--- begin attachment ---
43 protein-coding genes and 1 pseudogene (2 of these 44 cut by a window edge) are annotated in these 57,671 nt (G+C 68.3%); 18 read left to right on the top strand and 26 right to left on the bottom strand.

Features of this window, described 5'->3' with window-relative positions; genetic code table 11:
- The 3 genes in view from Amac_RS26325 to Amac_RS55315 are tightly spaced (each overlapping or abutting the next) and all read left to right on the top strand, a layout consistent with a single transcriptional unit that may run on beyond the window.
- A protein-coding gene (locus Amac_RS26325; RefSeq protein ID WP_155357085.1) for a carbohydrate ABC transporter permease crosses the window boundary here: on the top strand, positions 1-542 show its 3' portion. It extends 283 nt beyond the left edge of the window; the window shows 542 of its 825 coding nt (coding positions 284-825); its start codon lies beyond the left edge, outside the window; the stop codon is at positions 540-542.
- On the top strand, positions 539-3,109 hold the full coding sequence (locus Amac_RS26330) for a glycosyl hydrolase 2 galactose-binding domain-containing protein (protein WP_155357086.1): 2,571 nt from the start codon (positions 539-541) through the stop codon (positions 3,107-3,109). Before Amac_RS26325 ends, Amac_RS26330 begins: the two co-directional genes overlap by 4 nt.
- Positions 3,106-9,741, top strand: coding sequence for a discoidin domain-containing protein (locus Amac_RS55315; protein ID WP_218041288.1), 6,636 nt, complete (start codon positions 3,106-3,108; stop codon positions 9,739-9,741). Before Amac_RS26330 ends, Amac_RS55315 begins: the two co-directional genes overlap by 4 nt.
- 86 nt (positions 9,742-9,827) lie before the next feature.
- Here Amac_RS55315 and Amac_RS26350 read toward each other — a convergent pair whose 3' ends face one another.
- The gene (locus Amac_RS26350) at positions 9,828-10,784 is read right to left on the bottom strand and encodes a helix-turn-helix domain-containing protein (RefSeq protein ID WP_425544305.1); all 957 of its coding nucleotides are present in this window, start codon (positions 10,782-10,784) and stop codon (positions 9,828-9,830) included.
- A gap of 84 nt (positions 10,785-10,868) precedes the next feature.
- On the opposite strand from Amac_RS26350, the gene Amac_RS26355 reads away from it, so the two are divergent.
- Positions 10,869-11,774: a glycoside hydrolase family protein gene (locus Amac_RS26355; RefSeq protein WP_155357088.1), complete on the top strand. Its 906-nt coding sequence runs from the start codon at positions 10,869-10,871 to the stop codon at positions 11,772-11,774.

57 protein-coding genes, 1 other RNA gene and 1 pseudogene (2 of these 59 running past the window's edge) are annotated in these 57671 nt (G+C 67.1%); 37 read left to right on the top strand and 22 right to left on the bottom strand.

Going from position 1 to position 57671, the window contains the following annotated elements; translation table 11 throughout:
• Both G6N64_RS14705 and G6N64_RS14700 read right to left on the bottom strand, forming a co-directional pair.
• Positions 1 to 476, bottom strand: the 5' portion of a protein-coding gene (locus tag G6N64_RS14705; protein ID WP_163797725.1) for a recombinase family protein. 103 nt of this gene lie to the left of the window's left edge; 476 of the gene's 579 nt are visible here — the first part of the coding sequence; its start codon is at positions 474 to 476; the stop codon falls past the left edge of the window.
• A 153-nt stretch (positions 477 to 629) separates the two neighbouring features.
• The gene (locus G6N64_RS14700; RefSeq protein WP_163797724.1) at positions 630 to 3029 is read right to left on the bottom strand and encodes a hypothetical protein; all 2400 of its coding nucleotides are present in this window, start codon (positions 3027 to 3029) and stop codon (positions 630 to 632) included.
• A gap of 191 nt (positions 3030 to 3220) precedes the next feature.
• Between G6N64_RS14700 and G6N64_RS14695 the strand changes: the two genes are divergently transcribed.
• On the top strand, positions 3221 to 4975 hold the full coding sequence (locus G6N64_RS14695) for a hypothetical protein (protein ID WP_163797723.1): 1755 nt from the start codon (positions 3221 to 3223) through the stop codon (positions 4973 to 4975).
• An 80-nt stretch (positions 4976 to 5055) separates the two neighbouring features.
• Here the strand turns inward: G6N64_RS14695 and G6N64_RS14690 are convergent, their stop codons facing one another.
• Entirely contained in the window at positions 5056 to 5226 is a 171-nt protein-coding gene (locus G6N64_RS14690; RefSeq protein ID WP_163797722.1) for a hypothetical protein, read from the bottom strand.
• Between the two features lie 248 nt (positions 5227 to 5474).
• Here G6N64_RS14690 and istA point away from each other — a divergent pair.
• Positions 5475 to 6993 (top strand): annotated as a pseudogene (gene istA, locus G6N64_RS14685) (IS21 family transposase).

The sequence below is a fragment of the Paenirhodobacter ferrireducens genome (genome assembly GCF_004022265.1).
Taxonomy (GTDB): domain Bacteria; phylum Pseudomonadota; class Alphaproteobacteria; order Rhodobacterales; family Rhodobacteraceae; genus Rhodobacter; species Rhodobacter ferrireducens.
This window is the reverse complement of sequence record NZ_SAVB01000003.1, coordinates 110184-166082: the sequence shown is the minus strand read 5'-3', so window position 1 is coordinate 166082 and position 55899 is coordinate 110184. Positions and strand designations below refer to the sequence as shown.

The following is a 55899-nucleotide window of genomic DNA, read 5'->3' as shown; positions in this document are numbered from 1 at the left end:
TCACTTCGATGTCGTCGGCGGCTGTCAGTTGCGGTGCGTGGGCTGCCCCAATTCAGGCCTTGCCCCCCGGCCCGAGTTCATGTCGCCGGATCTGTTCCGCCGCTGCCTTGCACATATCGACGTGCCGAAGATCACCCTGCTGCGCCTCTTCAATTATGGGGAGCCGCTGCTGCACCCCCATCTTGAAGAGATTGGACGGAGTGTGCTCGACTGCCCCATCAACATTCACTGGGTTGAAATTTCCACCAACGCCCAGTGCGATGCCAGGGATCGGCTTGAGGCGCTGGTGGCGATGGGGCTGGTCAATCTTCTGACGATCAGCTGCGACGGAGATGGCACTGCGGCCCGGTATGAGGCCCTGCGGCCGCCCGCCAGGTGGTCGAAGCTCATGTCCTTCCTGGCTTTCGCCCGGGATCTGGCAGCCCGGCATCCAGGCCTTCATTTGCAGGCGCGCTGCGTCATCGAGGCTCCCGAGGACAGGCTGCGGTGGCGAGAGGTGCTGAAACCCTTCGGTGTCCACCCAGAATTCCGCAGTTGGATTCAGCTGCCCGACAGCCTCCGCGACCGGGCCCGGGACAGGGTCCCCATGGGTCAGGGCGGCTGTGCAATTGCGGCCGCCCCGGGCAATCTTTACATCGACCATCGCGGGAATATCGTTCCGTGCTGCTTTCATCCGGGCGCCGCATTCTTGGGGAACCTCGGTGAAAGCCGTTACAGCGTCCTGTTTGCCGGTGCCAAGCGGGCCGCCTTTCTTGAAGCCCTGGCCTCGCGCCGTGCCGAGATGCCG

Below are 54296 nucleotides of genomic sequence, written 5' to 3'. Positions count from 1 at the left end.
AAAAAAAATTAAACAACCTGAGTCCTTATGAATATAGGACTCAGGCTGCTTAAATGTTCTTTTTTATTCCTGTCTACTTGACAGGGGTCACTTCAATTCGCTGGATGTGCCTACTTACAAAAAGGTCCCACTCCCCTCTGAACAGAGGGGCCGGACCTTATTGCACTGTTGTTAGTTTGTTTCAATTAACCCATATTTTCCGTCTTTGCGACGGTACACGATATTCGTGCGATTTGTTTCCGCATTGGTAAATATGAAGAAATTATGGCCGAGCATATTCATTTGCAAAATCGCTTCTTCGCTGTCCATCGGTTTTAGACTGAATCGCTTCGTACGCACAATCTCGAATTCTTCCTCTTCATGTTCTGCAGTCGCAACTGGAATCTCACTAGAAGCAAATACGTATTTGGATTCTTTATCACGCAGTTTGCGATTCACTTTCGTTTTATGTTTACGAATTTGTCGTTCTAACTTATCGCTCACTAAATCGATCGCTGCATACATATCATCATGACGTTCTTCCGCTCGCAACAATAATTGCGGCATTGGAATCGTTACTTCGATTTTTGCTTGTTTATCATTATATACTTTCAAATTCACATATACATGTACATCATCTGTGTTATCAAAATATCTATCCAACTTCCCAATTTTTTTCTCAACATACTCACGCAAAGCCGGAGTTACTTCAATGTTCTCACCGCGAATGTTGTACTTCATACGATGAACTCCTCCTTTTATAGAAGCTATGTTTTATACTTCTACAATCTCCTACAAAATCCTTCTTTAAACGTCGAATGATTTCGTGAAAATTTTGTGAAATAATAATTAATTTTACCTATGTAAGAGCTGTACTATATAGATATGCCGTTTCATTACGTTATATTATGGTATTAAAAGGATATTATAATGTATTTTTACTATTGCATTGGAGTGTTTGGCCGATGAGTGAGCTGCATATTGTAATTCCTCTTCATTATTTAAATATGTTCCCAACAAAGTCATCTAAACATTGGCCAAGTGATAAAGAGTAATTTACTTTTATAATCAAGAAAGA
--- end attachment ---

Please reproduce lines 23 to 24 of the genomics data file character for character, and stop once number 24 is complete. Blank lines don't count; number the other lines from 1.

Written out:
• Here the strand turns inward: G6N64_RS14695 and G6N64_RS14690 are convergent, their stop codons facing one another.
• Entirely contained in the window at positions 5056 to 5226 is a 171-nt protein-coding gene (locus G6N64_RS14690; RefSeq protein ID WP_163797722.1) for a hypothetical protein, read from the bottom strand.